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Cluster, Multi-Site, and Multi-Level Evaluation (CMME) TIG Week: Using Extant Data Sources in Rigorous Health-focused Evaluation by Cathy Lesesne, Lorin Boyce, Lori Zakalik, Michele D Sadler, Erin Malone, and Drew Derrico

Hi, we are Cathy Lesesne, Lorin Boyce, Lori Zakalik, Michele D Sadler, Erin Malone, and Drew Derrico from the Evaluation and Research for Action Center of Excellence at Deloitte Consulting LLP. We are excited to share some tips for using extant data to conduct or supplement impact evaluations of health care programs and services. 

The proliferation of secondary data sources is changing our evaluation field. The data available from electronic health records, health care payors, and data lakes linking sources from across previously siloed repositories all have increasing use in evaluation. As evaluators we need to consider various approaches to sourcing evaluations. In some cases, secondary data sources that may offer better insight than what we could gather prospectively with limited resources and time. With these realities in mind, critical questions an evaluator should ask in designing a health-focused evaluation are: How necessary is it to collect primary data for this evaluation? Are there alternative, secondary sources? What are the costs and benefits of using secondary data sources instead of or in addition to primary data sources? 

Secondary sources are often limited in the outcomes available in these data which can make them a compromise position. However, we can use these data in quasi-experimental designs such as regression discontinuity, difference in difference, matched comparison groups, and/or forecasting/modeling to help us answer high-level outcome and impact evaluation questions like never before. Coupled with qualitative primary data collection, evaluations can be quite rigorous and completed rapidly.  

For a recent evaluation we are leading, we found the use of EPIC patient pool data was both the best outcome data source for an evaluation of a healthy lifestyle intervention delivered by a health system and it was also the best option to create a well-matched comparison group. This design choice ensured that our counterfactual arm was robust while also managing the need to provide this program to anyone eligible to participate. Our use of secondary health care data allows us to rapidly look at health outcomes and examine cost effectiveness, all while having a strong matched-comparison patient population. Additional qualitative elements were added to our evaluation to provide more context on the experience of participants, program delivery, and implementation.  

Hot Tip

The following are examples of data repositories that we have found broadly useful and have data at various levels of specificity and geography. This list is not exhaustive, we have no relationship or conflict with any of these repositories, these represent our professional opinions alone, and do not represent the opinion of Deloitte Consulting LLP. They are simply helpful leads. 

  • Research Data Assistance Center (ResDAC) is a Centers for Medicare and Medicaid Services (CMS) resource for exploring, accessing, and using CMS data for a wide range of research and forecasting activities. Find, Request and Use CMS Data | ResDAC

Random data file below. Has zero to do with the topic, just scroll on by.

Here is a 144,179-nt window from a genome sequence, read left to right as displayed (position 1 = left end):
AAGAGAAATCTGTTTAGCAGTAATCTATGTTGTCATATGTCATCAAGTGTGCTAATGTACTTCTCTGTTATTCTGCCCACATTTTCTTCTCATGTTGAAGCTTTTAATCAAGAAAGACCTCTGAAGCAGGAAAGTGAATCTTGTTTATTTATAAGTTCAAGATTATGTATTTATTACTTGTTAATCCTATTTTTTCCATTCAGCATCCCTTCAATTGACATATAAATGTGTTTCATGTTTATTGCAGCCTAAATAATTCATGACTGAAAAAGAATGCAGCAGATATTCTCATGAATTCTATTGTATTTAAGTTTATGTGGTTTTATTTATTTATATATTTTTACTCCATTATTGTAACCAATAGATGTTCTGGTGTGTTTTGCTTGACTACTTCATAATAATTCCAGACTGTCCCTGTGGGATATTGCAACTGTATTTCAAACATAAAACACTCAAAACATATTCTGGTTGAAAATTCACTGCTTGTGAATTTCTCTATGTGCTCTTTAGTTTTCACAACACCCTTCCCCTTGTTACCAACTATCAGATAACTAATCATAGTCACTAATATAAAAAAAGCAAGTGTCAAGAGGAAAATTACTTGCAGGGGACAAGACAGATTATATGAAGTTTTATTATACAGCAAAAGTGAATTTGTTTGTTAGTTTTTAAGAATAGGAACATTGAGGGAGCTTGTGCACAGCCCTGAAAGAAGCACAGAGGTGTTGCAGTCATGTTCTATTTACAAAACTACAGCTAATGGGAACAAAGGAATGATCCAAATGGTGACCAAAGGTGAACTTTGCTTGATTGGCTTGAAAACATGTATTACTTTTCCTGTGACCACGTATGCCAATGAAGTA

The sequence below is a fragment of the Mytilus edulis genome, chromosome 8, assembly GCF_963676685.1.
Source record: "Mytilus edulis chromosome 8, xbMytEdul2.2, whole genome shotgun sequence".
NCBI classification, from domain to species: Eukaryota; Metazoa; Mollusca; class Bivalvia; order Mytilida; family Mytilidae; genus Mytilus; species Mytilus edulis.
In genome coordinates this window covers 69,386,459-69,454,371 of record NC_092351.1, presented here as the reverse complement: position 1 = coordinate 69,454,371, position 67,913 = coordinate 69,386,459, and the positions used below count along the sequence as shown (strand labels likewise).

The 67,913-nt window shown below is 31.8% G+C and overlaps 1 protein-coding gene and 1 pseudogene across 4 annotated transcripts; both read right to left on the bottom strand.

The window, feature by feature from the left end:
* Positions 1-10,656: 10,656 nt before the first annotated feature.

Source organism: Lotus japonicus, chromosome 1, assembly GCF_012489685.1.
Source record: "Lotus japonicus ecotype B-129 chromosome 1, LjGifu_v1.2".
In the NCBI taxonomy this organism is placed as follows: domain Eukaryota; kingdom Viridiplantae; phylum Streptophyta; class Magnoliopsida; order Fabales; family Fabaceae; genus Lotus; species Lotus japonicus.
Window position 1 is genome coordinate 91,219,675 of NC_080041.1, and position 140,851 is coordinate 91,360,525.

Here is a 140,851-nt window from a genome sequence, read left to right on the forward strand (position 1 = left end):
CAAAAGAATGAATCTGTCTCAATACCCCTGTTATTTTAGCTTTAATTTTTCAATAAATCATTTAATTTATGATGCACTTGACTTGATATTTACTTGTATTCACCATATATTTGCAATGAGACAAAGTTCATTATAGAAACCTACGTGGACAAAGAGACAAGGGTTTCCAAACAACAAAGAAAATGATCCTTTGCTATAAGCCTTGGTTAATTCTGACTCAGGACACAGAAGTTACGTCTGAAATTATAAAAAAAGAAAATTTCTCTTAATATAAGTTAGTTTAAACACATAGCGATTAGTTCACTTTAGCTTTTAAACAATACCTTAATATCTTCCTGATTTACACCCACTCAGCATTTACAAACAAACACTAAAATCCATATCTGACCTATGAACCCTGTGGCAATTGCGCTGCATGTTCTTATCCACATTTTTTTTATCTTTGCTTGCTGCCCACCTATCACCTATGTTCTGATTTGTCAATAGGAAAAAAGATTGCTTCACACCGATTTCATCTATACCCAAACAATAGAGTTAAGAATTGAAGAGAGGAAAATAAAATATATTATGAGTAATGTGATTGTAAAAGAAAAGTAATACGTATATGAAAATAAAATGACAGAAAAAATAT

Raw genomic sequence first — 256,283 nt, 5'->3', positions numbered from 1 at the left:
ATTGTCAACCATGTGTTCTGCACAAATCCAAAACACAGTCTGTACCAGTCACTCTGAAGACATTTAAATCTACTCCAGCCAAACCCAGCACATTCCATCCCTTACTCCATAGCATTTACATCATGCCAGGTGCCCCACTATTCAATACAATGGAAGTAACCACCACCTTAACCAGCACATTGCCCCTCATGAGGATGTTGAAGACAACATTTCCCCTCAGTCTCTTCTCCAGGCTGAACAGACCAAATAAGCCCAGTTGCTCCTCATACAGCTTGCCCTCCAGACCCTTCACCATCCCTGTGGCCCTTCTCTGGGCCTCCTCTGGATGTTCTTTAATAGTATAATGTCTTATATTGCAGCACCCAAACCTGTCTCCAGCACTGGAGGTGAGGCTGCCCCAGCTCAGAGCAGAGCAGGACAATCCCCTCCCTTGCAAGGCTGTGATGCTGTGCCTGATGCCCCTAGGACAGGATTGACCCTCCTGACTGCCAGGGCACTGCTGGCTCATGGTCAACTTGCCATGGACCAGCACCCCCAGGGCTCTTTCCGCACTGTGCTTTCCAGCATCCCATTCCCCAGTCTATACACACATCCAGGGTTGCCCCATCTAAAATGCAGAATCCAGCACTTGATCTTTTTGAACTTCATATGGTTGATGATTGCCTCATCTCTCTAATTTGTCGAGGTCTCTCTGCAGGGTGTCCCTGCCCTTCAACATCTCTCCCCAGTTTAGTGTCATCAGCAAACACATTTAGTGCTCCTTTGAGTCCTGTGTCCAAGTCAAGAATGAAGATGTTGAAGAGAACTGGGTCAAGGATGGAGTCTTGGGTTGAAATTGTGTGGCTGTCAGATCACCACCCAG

• Healthcare Cost and Utilization Project’s (HCUP) Nationwide databases can be used to identify, track, and analyze national trends in healthcare utilization, access, charges, quality, and outcomes. HCUP’s State-specific databases can be used to investigate State-specific trends in healthcare utilization, access, charges, quality, and outcomes. HCUP-US Databases (ahrq.gov) 
  • Epic Cosmos is a dataset created in collaboration with a community of health systems using Epic and is designed to improve patient care. Working with health programs using EPIC health record system? Ask if they are connected to EPIC CosmosEpic Cosmos 
  • Inter-university Consortium for Political and Social Research (ICPSR) is part of the Institute for Social Research at the University of Michigan. ICPSR provides research science data and resources on topics like social media, politics, economics, social sciences, government, GIS, and more. Find Data (umich.edu)  

The American Evaluation Association is hosting the Cluster, Multi-Site, and Multi-Level Evaluation (CMME) TIG Week. The CMME TIG is encompasses methodologies and tools for designs that address single interventions implemented at multiple sites, multiple interventions implemented at different sites with shared goals, and the qualitative and statistical treatments of data for these designs, including meta-analyses, statistical treatment of nested data, and data reduction of qualitative data. The contributions all this week to AEA365 come from our CMME TIG members. Do you have questions, concerns, kudos, or content to extend this AEA365 contribution? Please add them in the comments section for this post on the AEA365 webpage so that we may enrich our community of practice. Would you like to submit an AEA365 Tip? Please send a note of interest to AEA365@eval.org. AEA365 is sponsored by the American Evaluation Association and provides a Tip-a-Day by and for evaluators. The views and opinions expressed on the AEA365 blog are solely those of the original authors and other contributors. These views and opinions do not necessarily represent those of the American Evaluation Association, and/or any/all contributors to this site.

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